The Panic of ’08: Recession Cause or Effect?

The financial panics of last September and October will always be part of the story of this recession, just as bank failures are always part of the Great Depression story. But recent research questions the claim that the financial panics themselves contributed to their contemporaneous and severe employment downturns.

In his academic research, Ben S. Bernanke blamed part of the Great Depression of the 1930s on banking panics. And this time last year (at the height of the panic in the commercial-paper market) he was telling President Bush that if “we don’t act boldly, Mr. President, we could be in a depression greater than the Great Depression.” A lot of taxpayer money was spent based on this theory.

Some recent research supports an alternative view: that those financial panics did not cause depressions, but are merely symptoms of deeper economic forces.

The U.C.L.A. economics professor Lee Ohanian’s recent paper has looked at monthly data from the 1930s and finds that bank failures came well after manufacturing establishments had sharply dropped their work hours. Moreover, the banks failing during the initial panics were known to be weak. Whatever brought those weak 1930s banks down had already hit the manufacturing sector hard.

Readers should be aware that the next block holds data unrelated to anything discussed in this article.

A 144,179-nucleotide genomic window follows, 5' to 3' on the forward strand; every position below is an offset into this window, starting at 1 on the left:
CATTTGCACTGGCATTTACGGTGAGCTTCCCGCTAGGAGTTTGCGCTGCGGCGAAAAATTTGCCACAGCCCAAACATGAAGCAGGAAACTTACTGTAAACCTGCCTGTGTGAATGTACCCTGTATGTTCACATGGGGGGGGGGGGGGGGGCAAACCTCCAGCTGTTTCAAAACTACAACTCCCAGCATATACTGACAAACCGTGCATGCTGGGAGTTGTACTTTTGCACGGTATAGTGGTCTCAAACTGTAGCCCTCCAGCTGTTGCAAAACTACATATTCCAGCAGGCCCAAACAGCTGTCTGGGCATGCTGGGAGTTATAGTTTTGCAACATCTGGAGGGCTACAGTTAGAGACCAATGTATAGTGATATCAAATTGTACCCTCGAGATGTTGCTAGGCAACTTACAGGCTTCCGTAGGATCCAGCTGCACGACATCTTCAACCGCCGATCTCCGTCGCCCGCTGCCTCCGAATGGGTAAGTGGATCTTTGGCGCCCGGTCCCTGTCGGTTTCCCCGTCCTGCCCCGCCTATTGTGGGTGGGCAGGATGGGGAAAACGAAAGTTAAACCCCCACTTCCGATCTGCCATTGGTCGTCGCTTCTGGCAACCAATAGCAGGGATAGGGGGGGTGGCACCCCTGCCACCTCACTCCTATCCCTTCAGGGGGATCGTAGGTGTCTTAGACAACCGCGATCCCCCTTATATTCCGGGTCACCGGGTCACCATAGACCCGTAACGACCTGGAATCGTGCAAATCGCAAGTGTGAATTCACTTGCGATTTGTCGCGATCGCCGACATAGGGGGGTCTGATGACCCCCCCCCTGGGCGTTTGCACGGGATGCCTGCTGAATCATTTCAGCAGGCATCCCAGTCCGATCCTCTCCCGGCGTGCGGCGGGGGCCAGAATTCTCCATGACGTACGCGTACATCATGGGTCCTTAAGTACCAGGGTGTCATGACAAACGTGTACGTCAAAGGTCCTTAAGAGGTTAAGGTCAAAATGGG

The timing was different in this recession — the largest employment drops seemed to come immediately after the financial panic — but a recent paper by Ravi Jagannathan, Mudit Kapoor and Ernst Schaumburg of Northwestern argues that the coincidence is just as misleading. They argue that the changing global economy — with more employment of residents in developing countries like China — created a glut of savings in those countries, and was destined to reduce employment in developed countries regardless of whether there had been a financial panic.

The foreclosure crisis is not fully behind us, and the time may come again when it looks like “banks are in trouble.” When that time comes, will taxpayers still believe Mr. Bernanke’s theory that they are better off financing bailouts than letting a bank panic run its course?

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About Casey B. Mulligan 76 Articles

Affiliation: University of Chicago

Casey B. Mulligan is a Professor in the Department of Economics. Mulligan first joined the University of Chicago in 1991 as a graduate student, and received his Ph.D. in Economics from the University of Chicago in 1993.

He has also served as a Visiting Professor teaching public economics at Harvard University, Clemson University, and Irving B. Harris Graduate School of Public Policy Studies at the University of Chicago.